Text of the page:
LOW BACK PAIN
Low back pain is a major cause of disability in Australians and the most common complaint we see in our physiotherapy practice. It is estimated that 70-90% of people will experience back pain at some point in their life. The Australian bureau of statistics states that 3.7 million Australians suffer from back pain which equates to about 16% of the population.
Despite these alarming statistics, low back pain is poorly treated and often, ineffective management is provided leading to poor outcomes and long term pain and disability for sufferers. Recently a large study was performed and published in The Lancet journal reviewing all the available literature on treatment for low back pain.
What they found was that being encouraged to stay active, an individualized exercise program and psychological therapies (psychology, relaxation, stress reduction) had the greatest benefit and evidence of improving pain.
Specifically with acute low back pain (back pain of 6 weeks duration or less), the evidence shows advice to remain active, education on back care with work, lifting and activities of daily living along with manual therapy such as spinal mobilization, massage, acupuncture and heat therapies are effective in reducing pain.
With persistent low back pain (back pain lasting greater than 12 weeks), advice to remain active, education, a specific exercise program tailored to the individual, cognitive/psychological therapy and manual therapy / massage are effective for management of pain.
The guidelines suggested that medications are not effective in the early stages of low back pain and should only be recommended if non-pharmacological management has not been successful initially. In this case anti-inflammatory medications should be the preferred choice. Routine use of opioids (strong pain killers) is not recommended as benefits are small and the risk of addiction is considerable. Only in a select group of patients identified by a doctor, with appropriate monitoring, should opioids be considered.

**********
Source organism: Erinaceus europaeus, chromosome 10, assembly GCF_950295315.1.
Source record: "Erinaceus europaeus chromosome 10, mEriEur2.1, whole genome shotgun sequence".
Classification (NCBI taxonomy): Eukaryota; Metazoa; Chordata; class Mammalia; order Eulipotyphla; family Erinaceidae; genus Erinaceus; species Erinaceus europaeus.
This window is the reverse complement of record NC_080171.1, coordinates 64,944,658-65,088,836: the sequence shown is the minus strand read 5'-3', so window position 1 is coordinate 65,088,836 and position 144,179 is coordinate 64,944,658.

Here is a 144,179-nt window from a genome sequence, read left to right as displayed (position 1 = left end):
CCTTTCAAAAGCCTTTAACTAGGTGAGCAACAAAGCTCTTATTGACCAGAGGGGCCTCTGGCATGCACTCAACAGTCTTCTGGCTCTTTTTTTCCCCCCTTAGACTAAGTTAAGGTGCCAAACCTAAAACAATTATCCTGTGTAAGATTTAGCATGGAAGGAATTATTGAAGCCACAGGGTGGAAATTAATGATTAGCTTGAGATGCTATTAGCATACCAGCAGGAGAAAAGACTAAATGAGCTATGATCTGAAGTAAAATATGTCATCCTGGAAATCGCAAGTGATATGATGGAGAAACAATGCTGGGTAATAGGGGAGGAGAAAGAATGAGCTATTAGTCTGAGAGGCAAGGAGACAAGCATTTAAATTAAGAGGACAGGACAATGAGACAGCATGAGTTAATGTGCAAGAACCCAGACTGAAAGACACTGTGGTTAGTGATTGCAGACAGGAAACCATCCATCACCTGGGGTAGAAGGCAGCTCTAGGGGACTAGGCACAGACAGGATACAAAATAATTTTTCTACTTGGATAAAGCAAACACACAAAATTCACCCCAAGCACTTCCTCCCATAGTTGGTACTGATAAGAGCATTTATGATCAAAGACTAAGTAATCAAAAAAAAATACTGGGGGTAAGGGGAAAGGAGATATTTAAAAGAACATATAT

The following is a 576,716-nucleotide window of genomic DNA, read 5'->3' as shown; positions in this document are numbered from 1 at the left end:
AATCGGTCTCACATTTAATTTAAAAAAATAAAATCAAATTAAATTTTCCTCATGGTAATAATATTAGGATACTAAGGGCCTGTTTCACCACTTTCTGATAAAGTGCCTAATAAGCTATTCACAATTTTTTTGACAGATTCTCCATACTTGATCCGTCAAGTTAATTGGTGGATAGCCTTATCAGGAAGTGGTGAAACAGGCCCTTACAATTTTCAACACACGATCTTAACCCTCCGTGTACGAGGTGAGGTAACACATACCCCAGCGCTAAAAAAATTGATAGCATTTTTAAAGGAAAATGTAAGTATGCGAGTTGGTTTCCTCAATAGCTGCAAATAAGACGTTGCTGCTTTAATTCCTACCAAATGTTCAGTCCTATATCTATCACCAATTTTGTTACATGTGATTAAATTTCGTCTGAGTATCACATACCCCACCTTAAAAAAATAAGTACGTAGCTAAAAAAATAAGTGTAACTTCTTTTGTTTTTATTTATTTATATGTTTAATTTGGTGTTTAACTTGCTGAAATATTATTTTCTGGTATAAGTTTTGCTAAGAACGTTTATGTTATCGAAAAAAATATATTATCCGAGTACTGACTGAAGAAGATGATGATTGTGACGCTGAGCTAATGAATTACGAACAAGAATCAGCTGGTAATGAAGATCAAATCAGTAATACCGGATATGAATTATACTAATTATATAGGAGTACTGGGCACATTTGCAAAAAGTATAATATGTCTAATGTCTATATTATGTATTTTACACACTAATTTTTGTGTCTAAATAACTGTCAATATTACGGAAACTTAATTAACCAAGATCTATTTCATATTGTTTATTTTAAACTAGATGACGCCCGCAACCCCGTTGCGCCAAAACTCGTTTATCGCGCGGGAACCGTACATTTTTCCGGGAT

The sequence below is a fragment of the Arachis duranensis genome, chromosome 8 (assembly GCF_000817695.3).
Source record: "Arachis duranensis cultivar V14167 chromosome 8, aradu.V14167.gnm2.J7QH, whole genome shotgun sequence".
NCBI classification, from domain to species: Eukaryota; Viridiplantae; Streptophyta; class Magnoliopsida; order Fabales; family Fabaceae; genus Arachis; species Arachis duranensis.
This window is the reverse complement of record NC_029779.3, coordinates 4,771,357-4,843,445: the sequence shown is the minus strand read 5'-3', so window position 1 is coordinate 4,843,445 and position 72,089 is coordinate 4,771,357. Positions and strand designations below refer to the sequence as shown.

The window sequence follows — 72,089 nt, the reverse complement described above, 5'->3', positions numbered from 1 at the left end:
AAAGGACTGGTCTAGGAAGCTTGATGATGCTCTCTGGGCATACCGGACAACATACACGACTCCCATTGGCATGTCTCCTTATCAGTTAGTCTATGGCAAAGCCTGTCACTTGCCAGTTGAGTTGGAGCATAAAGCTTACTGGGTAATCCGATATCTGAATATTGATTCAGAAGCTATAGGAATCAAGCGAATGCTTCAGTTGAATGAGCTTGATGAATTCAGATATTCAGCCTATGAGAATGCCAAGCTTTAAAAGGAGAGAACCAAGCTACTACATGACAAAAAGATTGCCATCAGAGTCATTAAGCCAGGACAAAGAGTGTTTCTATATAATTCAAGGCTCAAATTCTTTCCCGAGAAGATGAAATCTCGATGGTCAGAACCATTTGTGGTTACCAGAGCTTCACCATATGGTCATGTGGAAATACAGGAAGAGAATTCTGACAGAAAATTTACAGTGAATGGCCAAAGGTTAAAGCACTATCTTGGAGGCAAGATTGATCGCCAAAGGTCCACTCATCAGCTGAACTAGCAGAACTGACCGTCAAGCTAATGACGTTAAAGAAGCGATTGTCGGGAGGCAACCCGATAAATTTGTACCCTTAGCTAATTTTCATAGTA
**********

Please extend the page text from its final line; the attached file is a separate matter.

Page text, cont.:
Epidural or facet joint injections show no long term benefit over conservative management for back pain. They should only be considered for severe nerve compression and related pain.
Surgeries such as spinal fusion and spinal decompression surgery can be effective for patients with progressive neurological deterioration but show similar outcomes for non-radicular(nerve) low back pain when compared to conservative management.
So what does all this mean for sufferers of low back pain?
The evidence shows that physiotherapy, manual therapy and massage, in conjuction with good education and advice on back care should be the first line of treatment for acute low back pain. If pain persists for greater than 12 weeks then treatment should shift to an individualized exercise program focusing on improving movement, strength and function for the patient. Cognitive therapy can be considered as part of the overall management of the condition. Investigations such as X-ray, CT scan and MRI along with specialist referral are appropriate in conditions with ongoing and deteriorating neural compression and pain.
Physiotherapists are ideally placed to diagnose back pain conditions and deliver appropriate treatment, education, advice and exercise programs for sufferers of acute and persistent low back pain. People need to be informed on the nature of their condition and on the best course of management. A positive outlook, guided by the latest information can empower back pain sufferers to take control of their pain and build towards good health again.